Clear vision needed for energy cooperation – UWI professor tells CSEF VI

Professor Anthony Bryan makes his presentation on Monday (Photo by Rosi Arbieto)
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A clear vision of Caribbean energy cooperation is necessary, a University of the West Indies professor said Monday.

Speaking at the Caribbean Sustainable Energy Forum (CSEF) in Belize, Professor Anthony Bryan, Ph.D., said that cooperation must integrate energy policy with trade, economic, environmental, security and foreign policy, while broadening dialogue with producing and consuming countries alike.

He was addressing the Forum on the subject of Geopolitics, Climate Change and Energy Governance in the Caribbean on the first full day of discussions at the Forum. CSEF brings together policymakers, the private sector, experts and other stakeholders in energy to assess where the Community was in its quest towards a sustainability energy pathway. A CARICOM biennial event, the Forum this year is held under the theme ‘Clean Energy, Good Governance and Regulations’.

Professor Bryan is a leading scholar and an independent consultant on energy development (oil and natural gas), energy security, and energy geopolitics.

He pointed out to CSEF participants that the only certainty in geopolitics was uncertainty, and it was within that context that energy planning was located.

Underlining the importance of the sector to regional development, he said that there were likely to be more challenges as countries made energy more central in their planning and it also would highlight the geopolitical implications of shifting away from fossil fuels.

Highlighting the effects fossil fuels had on geopolitics, Professor Bryan said that the most highly concentrated deposits of oil, natural gas and coal had helped to determine the global balance of power over the past century, with a small number energy rich states such as those in the Middle East wielding tremendous influence.

“…renewable energy will change geopolitics”, he said, but it will not have the same kinds of international oligopolies.

“For one thing, renewable energies are practically universal. There is not a country on the world that lacks wind, sunlight, water and bio-energy of any kind …Plans for the generating wind, solar and hydropower, the predominant renewable energy sources… don’t require fuel and by extension no fuel shipments. In addition, renewable energy generation by its very nature is intermittent – the sun shines, the wind blows, the rivers flow, regardless of geography, further evening the geopolitical playing field. Compared with the more traditional fuels like oil and gas and coal, renewable energies have a much higher potential for decentralized generation”, Professor Bryan said.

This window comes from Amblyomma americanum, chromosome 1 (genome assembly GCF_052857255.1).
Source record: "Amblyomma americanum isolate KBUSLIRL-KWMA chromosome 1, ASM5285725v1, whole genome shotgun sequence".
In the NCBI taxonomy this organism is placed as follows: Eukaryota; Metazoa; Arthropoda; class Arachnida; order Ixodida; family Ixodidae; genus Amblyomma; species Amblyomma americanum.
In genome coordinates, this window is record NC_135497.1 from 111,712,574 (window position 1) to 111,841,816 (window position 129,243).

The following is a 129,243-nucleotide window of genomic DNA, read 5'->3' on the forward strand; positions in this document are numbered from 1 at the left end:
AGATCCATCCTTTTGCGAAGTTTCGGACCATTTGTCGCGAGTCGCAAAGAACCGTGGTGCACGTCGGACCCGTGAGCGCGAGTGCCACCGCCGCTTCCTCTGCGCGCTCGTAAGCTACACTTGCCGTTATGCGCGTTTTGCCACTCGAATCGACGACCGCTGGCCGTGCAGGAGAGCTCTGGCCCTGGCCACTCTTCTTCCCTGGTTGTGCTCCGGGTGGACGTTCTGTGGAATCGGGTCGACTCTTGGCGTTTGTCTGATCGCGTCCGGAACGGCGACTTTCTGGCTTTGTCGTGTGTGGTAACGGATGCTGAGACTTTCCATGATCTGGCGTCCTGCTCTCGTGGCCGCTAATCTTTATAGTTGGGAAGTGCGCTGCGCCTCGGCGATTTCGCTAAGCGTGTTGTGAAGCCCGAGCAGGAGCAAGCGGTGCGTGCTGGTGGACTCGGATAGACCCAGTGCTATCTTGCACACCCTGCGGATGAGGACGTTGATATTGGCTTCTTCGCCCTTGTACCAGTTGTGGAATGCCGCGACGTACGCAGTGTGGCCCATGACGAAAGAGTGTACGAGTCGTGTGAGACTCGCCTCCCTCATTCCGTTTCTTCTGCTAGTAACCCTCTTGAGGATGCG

Some developing countries, including some in the Caribbean – Trinidad and Tobago and Guyana – “stood to lose” because of the transition to renewables.

A solar producer, or renewable energy producer, would not have the same status and influence as an oil producer and would not have the same geopolitical permanence, he noted.

Chronic condition

The rising burden faced by governments, companies and sectors, the rising cost of health care suggested that climate change was a chronic condition, he said.

“It is not an esoteric global issue; it is a profoundly local issue”, he said. He pointed to coastal flooding stemming from sea level rise; the flooding from climate-related storms, and drew attention to the specific examples of the devastating floods that hit Trinidad and Tobago, Jamaica and Venezuela recently. He also reminded delegates of the devastating hurricanes that swept through the Region last year.

He spoke of the social and economic upheaval, erosion of sovereignty, sections of populations becoming stateless, and the fact that currently, there were no international rules for those who are forced to leave home because of climate change.

“Climate change will test international systems in new and unpredictable ways. It will make international tensions more severe”, he warned.

He predicted that countries would fight over water-sharing and that fresh water was going to be the ingredient that would spark some of the worst conflicts in the future.

But while his warnings were dire, Professor Bryan said the occurrences could be avoided if leaders “infused the global order with a sense of common purpose”. Common purpose, he said, identified the profound changes in the distribution of power.

China, the United States and other big powers would have to work closely together and other non-state actors would have to play their part, he added.

A number of presentations, panels and workshops over the four days of the Forum addressed matters of climate change and resilience; the acceleration of a clean energy marketing development in CARICOM; reducing the implementation deficit; island-appropriate clean energy development, making the Caribbean climate-smart and the clean energy transition in CARICOM.

The CSEF VI is being co-hosted by the CARICOM Secretariat and the Government of Belize, in partnership with the Caribbean Electric Utility Services Corporation (CARILEC) and the Organisation of Caribbean Utility Regulators (OOCUR). Key sponsorship and technical support for the staging of the CSEF VI will be provided by the TAPSEC, which is being implemented by the Deutsche Gesellschaft für Internationale Zusammenarbeit GmbH (GIZ); the Caribbean Centre for Renewable Energy and Energy Efficiency (CCREEE); the Organisation of American States (OAS); the Public Utilities Commission (PUC); Belize Electricity Limited; and the CARICOM Development Fund (CDF).

It concluded on Wednesday.

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